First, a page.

PIPELINES: Gasoline shortages across the Southeast began to ease as the Colonial Pipeline returns to service, although some gas stations remain dry. (Reuters, AL.com)

ALSO:
• The effects of the Colonial Pipeline hack and shutdown seem likely to reverberate for weeks, spilling into President Joe Biden’s agenda, policy responses and a more aggressive approach to ransomware attackers. (E&E News, subscription)
• The Colonial Pipeline tried to hire for two security leadership positions in the weeks before a cyberattack halted its operations. (Atlanta Journal-Constitution)
• Energy Secretary Jennifer Granholm will speak about pipeline cybersecurity at one House committee hearing this week, while another committee will mark up and vote on the “Pipeline Security Act.” (E&E News, subscription)
• Oklahoma landowners say the Midship Pipeline offered prices for land far below market value and that contractors building the pipeline left a mess that has caused problems since 2019. (The Oklahoman)

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UTILITIES: FERC asks for more information from Southeastern utilities who want to form a regional energy trading market. (E&E News, subscription)

OIL & GAS:
Oil and gas companies emerge from the pandemic focused largely on paying down debt and boosting returns instead of drilling new wells and boosting production, a sign they’ll play a smaller economic role in coming years. (Houston Chronicle)

EMISSIONS: West Virginia’s carbon intensity ranked second highest in the country in 2018, with coal-fired plants accounting for 91% of its electricity generation versus 23% nationally, and carbon emissions decreasing less than 14% since 1990. (Charleston Gazette-Mail)

COAL: West Virginia officials and residents express concerns after Appalachian Power and Wheeling Power said they may close the Mitchell coal-fired plant in 2028 rather than ensure it complies with federal wastewater guidelines. (Charleston Gazette-Mail)

GRID: San Antonio residents and realtors respond to the disparities in power reliability revealed during outages after February’s winter storm. (San Antonio Report)

SOLAR:
• Florida Power & Light Company completes construction on a 74.5 MW solar energy center — its fifth in DeSoto County. (The Arcadian)
• West Virginia solar advocates predict a new state law authorizing power purchase agreements will open the door for more large-scale solar power projects in the state. (WBOY)
• North Carolina regulators approve a 5 MW solar project that Duke Energy will build on a retired landfill. (Solar Power World)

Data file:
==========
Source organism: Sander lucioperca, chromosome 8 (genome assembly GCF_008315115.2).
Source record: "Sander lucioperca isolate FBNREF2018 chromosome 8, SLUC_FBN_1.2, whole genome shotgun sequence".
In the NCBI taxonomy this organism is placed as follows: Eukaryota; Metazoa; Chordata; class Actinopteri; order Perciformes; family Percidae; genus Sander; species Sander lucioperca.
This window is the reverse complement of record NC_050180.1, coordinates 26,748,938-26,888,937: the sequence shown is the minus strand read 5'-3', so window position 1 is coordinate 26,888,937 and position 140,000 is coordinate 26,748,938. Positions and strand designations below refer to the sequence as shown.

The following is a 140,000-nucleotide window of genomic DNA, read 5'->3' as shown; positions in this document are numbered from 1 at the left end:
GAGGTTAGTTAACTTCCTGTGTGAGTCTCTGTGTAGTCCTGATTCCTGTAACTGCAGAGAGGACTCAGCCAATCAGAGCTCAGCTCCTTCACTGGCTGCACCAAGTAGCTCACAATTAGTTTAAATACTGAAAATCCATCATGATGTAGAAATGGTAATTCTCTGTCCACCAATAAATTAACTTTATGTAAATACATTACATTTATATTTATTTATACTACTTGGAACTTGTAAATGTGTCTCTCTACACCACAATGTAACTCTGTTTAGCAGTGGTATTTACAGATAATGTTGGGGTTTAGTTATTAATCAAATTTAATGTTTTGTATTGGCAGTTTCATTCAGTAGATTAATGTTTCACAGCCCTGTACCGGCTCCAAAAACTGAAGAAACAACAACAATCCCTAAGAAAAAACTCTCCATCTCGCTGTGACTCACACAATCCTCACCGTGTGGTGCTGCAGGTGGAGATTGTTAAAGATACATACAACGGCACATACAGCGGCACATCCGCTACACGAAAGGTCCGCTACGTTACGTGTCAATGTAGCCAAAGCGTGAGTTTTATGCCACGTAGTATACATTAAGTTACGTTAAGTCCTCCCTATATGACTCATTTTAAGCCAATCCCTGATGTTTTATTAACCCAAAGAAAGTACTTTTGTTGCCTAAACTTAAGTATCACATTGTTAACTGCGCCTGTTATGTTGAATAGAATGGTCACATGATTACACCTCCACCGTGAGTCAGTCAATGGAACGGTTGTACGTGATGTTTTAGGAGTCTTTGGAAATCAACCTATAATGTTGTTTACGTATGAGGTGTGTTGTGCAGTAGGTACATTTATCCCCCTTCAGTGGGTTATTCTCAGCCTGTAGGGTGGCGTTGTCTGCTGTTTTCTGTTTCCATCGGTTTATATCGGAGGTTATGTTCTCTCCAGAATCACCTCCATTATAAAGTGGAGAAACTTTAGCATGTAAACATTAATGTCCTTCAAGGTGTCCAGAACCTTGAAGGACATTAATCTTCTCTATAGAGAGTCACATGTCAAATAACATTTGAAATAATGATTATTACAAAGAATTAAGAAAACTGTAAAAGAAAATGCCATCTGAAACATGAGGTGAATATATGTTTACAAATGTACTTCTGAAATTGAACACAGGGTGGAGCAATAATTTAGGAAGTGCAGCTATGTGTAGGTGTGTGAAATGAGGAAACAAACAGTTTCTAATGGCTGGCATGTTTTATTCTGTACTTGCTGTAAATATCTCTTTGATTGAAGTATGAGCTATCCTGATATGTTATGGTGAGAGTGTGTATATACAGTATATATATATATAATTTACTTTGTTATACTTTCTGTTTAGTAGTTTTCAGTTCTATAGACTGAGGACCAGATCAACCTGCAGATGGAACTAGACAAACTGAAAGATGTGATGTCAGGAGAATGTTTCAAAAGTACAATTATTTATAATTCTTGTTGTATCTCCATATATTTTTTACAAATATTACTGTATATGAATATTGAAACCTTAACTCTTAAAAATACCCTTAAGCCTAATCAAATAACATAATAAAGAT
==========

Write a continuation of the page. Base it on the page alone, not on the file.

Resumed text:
ELECTRIC VEHICLES: Electric vehicle charger manufacturer Heliox announces it will build its North American headquarters in Georgia. (WGCL)

NUCLEAR: Arguments begin in a court case involving the Tennessee Valley Authority’s withdrawal from a plan to sell the unfinished Bellefonte nuclear plant to a Chattanooga company. (WHNT)

OVERSIGHT: The Virginia Department of Mines, Minerals and Energy prepares for a name change to the Virginia Department of Energy in October to reflect coal’s decline and a greater in renewables. (Kingsport Times News)

COMMENTARY:
• An editorial board lauds Colorado for establishing a state office to help the state’s coal counties build a new economy, while Virginia has not followed suit. (Roanoke Times)
• Texas must reform its electricity supply chain to ensure natural gas facilities can operate during emergencies by mapping and designating critical load facilities, writes the president of the Texas Oil and Gas Association. (Dallas Morning News)
• Texas should require winterization and other measures to avoid a repeat of the “full-scale energy market dysfunction” seen in February, writes the chief executive of Vistra Corp. (Dallas Morning News)
• “Incredibly cheap energy” from solar farms and advances in storage technology make measures to fight climate change more affordable than ever, writes a climate scientist. (Gainesville Sun)

Mason Adams

Mason has worked as a journalist since 2001, covering Appalachian communities and the issues that affect them. He compiles the Southeast Energy News digest. Mason previously worked as a wildlife biologist before moving into journalism by freelancing at Coast Weekly in Monterey, California, before taking an internship in 2001 at High Country News. He wrote for the Enterprise Mountaineer in western North Carolina and the Roanoke Times in western Virginia before going freelance in 2012. His work has appeared in Southerly, Daily Yonder, Mother Jones, Huffington Post, WVPB’s Inside Appalachia and elsewhere. Mason was born and raised in Clifton Forge, Virginia, and now lives with his family and a small herd of goats in Floyd County, Virginia.